usmeteora comments on “Unemployment in the U.S. Is Falling, So Why Isn’t Pay Rising?”

By usmeteora

I get what youre saying logicially and in general I don’t disagree with you, but I want to pose a new way of thinking about this that may be unique to times previous and see what people think, because its a forming idea in my head, and I’m not sure its somethign I’ve settled on yet in general

With software engineering specifically, given the amount of people who have access to the internet, lets say like unemployed young men in theirs 20s working in the food industry or something, working part time and play video games for 40 hrs a week. If you have access to an xbox, then you have access to free online courses to learn machine learning, intro to programming, the entire internet where you can openly asked the internet questions and try to figure out a skill thats valuable and in software specifically, have multiple free venues of learning it.

But theres a lot of people who don’t do that and don’t take advantage of it, but also protest wages in silicon valley. There are people who work at coffee shops 20 hrs a week by choice, and go hiking by choice and had access to the same resources everyone else did, and came even alot from middle class to upper class homes, but don’t want to learn high demand skills, and in fact protest them.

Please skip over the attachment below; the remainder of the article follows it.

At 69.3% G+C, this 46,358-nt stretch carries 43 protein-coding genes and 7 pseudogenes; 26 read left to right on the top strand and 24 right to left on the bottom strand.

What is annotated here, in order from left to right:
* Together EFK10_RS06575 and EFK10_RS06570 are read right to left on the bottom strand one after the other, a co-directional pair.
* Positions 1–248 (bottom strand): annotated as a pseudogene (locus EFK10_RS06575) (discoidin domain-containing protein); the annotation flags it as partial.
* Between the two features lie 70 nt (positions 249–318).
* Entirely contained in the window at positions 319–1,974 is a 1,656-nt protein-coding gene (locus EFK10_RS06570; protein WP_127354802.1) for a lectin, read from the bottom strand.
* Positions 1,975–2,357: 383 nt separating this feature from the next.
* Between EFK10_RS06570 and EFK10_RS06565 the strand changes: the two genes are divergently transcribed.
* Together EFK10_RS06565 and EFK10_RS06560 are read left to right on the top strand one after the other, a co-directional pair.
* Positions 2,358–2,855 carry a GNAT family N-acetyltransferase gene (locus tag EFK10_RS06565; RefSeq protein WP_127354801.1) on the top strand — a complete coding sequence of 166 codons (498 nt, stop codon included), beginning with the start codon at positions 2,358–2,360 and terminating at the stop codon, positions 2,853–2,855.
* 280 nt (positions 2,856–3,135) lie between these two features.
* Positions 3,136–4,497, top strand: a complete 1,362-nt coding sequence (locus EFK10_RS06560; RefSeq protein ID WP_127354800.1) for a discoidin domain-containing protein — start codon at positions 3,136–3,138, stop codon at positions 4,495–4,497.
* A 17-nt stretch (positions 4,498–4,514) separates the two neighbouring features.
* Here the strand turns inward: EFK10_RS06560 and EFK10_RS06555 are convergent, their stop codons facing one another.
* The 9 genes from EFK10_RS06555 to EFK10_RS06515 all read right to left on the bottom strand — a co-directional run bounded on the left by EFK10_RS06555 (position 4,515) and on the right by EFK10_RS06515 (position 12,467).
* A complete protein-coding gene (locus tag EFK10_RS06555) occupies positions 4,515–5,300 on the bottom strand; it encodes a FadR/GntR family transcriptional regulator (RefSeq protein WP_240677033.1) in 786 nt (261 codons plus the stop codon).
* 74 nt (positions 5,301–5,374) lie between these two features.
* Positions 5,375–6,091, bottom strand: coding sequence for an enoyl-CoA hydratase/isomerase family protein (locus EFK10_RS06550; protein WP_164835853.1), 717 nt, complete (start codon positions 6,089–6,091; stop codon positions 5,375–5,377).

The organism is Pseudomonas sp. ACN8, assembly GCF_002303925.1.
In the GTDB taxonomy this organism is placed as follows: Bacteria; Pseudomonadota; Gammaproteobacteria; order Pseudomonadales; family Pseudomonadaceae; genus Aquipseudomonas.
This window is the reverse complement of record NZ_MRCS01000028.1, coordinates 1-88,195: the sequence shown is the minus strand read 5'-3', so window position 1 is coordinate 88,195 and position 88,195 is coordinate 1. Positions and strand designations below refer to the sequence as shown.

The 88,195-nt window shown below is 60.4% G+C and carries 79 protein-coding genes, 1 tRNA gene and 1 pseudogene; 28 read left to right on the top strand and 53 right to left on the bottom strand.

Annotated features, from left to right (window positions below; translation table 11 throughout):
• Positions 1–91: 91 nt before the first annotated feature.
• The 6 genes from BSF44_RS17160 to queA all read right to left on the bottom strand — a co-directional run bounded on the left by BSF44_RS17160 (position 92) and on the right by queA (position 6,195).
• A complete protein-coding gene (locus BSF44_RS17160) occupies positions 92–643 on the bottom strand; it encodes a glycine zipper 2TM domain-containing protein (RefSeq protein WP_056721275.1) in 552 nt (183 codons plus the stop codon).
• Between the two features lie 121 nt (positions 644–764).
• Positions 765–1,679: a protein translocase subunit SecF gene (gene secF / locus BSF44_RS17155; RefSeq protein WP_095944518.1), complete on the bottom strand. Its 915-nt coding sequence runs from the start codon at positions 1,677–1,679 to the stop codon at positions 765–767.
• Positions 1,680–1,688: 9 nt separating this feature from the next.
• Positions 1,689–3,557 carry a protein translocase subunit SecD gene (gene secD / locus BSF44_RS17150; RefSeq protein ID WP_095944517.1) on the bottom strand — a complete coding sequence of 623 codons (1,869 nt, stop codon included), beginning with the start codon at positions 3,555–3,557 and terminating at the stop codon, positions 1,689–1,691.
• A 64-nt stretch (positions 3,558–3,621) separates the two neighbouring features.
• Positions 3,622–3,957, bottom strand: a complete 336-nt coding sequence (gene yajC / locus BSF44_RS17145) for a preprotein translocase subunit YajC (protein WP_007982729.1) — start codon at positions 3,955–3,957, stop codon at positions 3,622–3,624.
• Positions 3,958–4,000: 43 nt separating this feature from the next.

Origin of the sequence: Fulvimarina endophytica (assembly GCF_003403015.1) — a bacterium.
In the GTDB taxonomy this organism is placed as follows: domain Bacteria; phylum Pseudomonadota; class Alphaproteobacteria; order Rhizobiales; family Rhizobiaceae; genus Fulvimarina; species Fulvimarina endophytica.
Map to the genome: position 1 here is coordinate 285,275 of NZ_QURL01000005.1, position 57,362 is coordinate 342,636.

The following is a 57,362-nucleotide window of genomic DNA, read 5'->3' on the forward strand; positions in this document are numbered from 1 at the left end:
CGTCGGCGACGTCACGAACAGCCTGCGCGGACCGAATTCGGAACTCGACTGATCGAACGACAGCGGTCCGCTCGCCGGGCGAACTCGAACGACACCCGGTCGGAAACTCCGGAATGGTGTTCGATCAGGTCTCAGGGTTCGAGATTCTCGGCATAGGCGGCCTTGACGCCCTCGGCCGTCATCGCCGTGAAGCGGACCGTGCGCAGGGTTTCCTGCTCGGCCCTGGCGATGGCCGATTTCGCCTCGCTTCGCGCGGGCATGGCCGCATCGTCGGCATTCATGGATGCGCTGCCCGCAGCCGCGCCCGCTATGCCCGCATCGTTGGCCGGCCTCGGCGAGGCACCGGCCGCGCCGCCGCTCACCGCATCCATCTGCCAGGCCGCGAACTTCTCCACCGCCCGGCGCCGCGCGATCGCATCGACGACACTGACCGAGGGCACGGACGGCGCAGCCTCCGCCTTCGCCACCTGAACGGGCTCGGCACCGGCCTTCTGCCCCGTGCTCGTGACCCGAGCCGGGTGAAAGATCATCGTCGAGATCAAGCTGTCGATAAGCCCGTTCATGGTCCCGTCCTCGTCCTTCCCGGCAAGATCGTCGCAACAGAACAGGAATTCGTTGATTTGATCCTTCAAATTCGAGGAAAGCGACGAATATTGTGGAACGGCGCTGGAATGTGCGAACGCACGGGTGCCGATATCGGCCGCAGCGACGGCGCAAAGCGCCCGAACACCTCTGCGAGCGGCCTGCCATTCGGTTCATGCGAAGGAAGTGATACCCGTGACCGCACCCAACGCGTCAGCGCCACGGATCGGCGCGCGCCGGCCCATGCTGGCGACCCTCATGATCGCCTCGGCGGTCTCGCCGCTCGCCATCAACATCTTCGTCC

in this case, I’d say the pay is not only high enough, but it’s so high they dislike the fact that not doing the work to get those high paying jobs is decreasing the quality of their life relative to everyone else around them.

obviously outliers exist, but what is it about software development, that, atleast for the population who can afford internet, and video game consoles, makes it so elite people arent motivated to learn.

I think some people don’t want to learn or put in the effort, but also don’t want to experience the reduction in quality of life as a result of other people putting in the effort.

Could this be valid in some cases?


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